LIMA — Julia Nunez saw the notification: She was eligible for her coronavirus vaccine. Would she like to make an appointment at the Bradfield Community Center?
Nunez was initially hesitant given her history of allergic reactions. But her nurse was reassuring and explained the possible side effects, so Nunez felt comfortable with her decision.
The process was quick and simple for Nunez, whose prior patient relationship with Health Partners of Western Ohio, which is administering vaccines at the Bradfield Community Center, meant she was promptly notified of her eligibility and the registration process.
For some seniors, making an appointment for a coronavirus vaccine is as easy as a call from their primary care provider. But for others, trying to find a provider still taking appointments is a burdensome and defeating process that has left some seniors wondering why they were left behind.
The process has been complicated by the scarcity of vaccines and Ohio’s decentralized approach, in which each county and providers within counties decide how and when to administer vaccines.
That decentralization has allowed seniors in Putnam County to call the health department to add their names to a waiting list, while those in Allen County have had to wait until registration reopens each week or try to find an open slot with another provider. But the Putnam County Health Department’s waiting list has grown so long that eligiblity is still restricted to those 75 and older, while other health departments have stuck with Ohio’s eligibility schedule.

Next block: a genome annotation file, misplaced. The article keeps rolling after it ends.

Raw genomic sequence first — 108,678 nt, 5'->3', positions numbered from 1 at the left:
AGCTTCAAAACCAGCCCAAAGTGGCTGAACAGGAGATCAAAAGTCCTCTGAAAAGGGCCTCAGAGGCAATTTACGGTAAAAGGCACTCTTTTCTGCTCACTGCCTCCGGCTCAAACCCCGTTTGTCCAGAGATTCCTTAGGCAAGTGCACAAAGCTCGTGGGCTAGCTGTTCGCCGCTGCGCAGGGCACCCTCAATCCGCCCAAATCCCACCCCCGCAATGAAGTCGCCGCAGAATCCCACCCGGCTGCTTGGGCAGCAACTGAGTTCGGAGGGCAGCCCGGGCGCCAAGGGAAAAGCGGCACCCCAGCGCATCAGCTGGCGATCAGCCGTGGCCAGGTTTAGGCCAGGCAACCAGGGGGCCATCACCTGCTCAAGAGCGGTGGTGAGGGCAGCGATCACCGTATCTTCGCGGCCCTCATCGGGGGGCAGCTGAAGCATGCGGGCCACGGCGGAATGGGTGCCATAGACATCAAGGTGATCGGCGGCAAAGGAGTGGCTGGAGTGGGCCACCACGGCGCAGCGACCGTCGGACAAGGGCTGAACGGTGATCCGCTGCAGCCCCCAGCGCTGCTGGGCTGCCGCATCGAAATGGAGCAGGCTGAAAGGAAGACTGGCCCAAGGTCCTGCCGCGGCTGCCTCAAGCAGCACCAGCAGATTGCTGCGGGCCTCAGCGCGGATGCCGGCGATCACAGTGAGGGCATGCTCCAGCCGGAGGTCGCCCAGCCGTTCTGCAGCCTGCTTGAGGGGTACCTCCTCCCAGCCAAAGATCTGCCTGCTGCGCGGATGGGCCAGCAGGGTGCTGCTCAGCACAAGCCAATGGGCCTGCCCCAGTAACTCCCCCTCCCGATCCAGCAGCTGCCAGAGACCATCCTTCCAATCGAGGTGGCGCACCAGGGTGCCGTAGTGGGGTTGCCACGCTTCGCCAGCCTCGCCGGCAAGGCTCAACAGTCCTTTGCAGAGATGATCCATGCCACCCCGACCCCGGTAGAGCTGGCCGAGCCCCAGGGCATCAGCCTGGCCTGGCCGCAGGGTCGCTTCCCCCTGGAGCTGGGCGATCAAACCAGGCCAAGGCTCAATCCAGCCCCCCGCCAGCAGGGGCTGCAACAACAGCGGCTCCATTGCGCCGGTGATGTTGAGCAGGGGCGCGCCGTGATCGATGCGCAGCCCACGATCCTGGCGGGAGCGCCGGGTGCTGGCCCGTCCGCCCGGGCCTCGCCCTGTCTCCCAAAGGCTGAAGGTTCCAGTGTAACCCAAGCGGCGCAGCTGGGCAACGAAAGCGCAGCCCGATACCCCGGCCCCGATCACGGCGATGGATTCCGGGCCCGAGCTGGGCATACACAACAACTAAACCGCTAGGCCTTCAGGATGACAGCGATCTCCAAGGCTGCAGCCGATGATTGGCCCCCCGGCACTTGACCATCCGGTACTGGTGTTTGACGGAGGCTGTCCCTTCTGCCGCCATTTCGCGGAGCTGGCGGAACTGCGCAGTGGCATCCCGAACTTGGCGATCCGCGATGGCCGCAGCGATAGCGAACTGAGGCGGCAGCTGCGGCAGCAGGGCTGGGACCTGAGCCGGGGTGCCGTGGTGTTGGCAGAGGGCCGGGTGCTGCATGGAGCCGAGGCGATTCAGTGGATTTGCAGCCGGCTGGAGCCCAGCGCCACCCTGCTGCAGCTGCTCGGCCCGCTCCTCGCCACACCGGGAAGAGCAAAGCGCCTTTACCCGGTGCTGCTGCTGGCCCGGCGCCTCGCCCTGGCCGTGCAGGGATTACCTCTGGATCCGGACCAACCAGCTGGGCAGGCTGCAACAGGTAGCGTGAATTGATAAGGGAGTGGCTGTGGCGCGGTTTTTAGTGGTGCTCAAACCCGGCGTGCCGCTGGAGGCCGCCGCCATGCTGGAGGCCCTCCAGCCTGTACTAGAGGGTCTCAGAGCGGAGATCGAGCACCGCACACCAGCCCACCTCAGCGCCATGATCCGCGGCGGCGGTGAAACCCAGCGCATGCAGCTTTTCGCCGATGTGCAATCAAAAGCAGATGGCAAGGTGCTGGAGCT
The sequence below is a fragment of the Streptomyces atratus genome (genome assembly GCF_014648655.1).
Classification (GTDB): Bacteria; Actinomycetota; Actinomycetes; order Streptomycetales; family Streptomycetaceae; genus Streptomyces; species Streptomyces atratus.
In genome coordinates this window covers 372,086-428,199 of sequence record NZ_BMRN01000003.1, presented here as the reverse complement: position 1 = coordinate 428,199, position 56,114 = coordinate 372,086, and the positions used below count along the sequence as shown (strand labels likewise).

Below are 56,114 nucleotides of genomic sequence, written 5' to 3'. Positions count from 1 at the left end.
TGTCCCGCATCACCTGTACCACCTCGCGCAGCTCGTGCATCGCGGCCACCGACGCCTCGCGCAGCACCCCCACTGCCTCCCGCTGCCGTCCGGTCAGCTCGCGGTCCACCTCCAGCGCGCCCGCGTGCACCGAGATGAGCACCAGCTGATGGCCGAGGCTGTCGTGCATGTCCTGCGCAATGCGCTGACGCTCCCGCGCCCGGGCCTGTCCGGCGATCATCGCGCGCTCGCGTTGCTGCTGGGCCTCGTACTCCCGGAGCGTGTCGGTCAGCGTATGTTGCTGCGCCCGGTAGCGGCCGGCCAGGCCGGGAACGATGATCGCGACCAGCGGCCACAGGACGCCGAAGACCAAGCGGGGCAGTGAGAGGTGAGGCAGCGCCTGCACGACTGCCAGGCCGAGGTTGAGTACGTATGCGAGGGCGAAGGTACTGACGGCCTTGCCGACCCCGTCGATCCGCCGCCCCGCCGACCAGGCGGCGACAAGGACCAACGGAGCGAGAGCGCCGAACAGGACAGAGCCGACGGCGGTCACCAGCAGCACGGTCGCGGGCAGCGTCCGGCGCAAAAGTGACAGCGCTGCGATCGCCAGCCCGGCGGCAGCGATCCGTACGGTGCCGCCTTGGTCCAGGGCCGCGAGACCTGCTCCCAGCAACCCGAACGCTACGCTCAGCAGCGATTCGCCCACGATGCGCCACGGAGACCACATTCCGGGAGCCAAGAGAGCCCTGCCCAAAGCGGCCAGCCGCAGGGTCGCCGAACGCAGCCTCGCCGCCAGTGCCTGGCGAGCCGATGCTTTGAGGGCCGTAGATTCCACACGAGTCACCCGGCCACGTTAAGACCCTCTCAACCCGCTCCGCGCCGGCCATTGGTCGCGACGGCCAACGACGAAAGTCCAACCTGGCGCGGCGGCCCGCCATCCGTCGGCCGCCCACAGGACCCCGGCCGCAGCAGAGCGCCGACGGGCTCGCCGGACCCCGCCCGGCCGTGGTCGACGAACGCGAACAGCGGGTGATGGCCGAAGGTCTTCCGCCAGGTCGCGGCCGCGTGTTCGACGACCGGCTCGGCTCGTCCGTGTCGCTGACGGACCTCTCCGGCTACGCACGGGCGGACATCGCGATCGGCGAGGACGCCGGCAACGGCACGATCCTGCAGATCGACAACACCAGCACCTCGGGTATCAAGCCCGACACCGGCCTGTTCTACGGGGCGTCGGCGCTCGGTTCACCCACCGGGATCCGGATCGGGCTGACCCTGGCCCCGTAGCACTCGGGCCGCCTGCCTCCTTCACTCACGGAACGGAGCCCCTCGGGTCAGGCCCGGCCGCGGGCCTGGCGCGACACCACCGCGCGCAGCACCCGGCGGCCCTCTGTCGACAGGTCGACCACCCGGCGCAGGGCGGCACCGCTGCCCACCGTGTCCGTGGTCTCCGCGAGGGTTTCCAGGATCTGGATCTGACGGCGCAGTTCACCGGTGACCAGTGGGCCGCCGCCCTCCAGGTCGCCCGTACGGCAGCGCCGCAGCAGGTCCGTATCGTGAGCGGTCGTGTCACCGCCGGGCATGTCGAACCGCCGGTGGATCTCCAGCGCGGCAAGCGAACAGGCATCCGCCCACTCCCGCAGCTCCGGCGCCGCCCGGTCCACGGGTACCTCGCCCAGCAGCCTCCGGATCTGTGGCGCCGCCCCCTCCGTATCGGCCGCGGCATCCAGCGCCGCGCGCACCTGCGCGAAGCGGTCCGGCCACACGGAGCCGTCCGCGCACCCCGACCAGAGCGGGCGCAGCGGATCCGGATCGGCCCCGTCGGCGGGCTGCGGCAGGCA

In many cases, seniors have relied on their primary care providers, adult children and friends to navigate the process, as more pharmacies, health care offices and community health clinics get approved to become distribution sites.
“I kept calling and making a nuisance of myself,” said Kelly Clifford, whose 90-year-old mother Wilma is set to receive her second shot after Clifford spent days trying to get her mother registered in January.
Clifford, who often works 15-hour days teaching in-person and virtual classes, called her doctor’s office, the senior citizens center, Allen County Public Health and several Lima pharmacies in search of more information. But each time she called, she was directed elsewhere or got a recording notifying her to call back later.
It took more than 30 calls for Clifford to get Wilma an appointment at the Knights of Columbus. Now, Clifford is relieved her mother is two weeks away from her second shot.
“Mom could never have navigated a computer to look up information,” Clifford said. “And to call numerous times would be difficult even if she did get through, (because) she is hearing impaired.”
For Dorothy Kerstetter, it was an accidental call for her late husband that got her registered.
“When I said that he had passed away … she said, while I have you on the phone, are you interested in getting (a vaccine)?” Kerstetter said of the call from Health Partners of Western Ohio.
The process took all of 20 minutes. Kerstetter, 76, showed up at the Bradfield Community Center on January 26, filled out a form to schedule an appointment for her second shot in four weeks, then waited 15 minutes after her shot to ensure she didn’t experience a severe reaction.
“If everybody worked that way, it would be so slick,” Kerstetter said. “It breaks my heart to hear the stories. My next-door neighbor several years ago had half a lung removed, and she doesn’t even know where to call.”